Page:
The show is almost there, but not quite. I see that the song is about his life. But why did he put pen to paper? When was slavery outlawed in England? And did the show mention that Newton eventually became a clergyman in the Church of England? I think it did not.
But for the first eighty percent of the show, this production and the writing that it embodies had me in pretty good spirits. Director Gabriel Barre and music director Joseph Church, guided to no small degree by the willingness of producer Carolyn Rossi Copeland to give Smith's musico-dramatic vision a chance to live, have crafted a complex and moving piece of theater, with thrilling musical moments, stunning visual imagery and roles that actors would give their eyeteeth to sink their molars into. Passion here takes the form of the struggle to live, to love, to be free, to live in peace in community. These are universal themes, and John Newton's story lends itself well to this passion and these themes.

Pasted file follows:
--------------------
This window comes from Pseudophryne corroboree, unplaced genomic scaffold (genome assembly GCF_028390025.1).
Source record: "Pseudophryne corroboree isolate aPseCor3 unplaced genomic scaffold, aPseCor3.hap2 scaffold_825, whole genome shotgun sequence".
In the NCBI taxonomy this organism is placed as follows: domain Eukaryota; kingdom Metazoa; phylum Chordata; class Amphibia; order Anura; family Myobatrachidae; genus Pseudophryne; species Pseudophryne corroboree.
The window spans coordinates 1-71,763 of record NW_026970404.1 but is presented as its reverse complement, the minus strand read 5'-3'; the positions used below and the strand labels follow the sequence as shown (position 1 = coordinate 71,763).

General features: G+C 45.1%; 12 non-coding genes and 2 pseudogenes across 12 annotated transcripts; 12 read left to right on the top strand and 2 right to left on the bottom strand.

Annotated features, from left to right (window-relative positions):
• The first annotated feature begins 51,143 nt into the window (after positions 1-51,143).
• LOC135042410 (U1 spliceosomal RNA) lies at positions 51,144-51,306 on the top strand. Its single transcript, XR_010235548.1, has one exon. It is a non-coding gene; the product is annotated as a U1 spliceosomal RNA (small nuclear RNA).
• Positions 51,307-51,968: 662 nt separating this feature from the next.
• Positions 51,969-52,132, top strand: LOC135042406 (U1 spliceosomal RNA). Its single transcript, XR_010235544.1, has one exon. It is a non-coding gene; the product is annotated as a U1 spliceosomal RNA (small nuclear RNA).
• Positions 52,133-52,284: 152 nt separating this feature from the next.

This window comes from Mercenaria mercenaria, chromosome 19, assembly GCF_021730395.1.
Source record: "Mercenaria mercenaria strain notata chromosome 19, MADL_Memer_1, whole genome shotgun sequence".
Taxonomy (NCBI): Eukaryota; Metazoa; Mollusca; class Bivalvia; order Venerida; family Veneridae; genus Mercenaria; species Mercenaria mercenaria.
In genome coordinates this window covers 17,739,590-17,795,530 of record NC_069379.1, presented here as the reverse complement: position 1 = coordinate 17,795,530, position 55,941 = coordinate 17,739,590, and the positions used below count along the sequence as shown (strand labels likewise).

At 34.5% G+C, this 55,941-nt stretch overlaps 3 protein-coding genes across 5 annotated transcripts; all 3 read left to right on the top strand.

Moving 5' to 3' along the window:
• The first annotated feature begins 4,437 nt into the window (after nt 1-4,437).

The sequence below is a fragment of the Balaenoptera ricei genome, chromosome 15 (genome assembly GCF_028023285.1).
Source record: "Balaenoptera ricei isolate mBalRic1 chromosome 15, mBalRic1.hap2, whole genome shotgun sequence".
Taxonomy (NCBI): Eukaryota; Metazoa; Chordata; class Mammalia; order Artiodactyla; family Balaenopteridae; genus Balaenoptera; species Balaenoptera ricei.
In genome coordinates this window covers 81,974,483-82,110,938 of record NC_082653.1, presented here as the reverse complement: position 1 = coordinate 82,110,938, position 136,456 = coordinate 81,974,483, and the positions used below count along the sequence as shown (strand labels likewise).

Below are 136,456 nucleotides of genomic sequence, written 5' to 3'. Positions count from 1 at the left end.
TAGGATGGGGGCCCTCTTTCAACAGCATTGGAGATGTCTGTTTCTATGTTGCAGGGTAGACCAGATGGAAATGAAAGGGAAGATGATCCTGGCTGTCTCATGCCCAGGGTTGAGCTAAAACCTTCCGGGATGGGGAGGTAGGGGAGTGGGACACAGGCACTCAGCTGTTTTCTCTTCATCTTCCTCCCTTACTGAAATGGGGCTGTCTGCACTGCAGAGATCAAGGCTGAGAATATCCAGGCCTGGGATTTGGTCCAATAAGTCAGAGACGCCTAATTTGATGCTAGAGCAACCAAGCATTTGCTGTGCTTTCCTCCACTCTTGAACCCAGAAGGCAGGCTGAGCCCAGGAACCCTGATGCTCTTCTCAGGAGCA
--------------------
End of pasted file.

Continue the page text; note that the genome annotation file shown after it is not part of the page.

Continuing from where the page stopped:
If there are a few dramatic points left to be made, and perhaps a few bumps in continuity or motivation to be identified, those are minor compared to the achievement on stage for a short while longer on Monroe Street in Chicago's Loop. Come watch two young actors become stars, and hear exciting music that carves its own niche even while it's reminiscent of Schonberg, Wildhorn or Flaherty. Learn about an entire topic of world history that is never really discussed. Witness some stunning action sequences and some eye-popping visuals. And see how one man's search for success amongst the worst kind of chaos led him instead to stability, goodness and love. I enjoyed AMAZING GRACE. Both my religious self and my Broadway self enjoyed it very much. That's a pretty neat trick, actually. Now, to connect the dots near the end. Connect!
AMAZING GRACE, music and lyrics by Christopher Smith, book by Christopher Smith and Arthur Giron, and directed by Gabriel Barre, plays at Chicago's Bank of America Theatre through November 2, 2014. Tickets range from $33-$100. Tickets are available at all Broadway in Chicago Box Offices, the Broadway in Chicago Ticket Line at (800) 775-2000, all Ticketmaster retail locations and online at www.BroadwayInChicago.com.
PHOTO CREDIT: Joan Marcus
From This Author Paul W. Thompson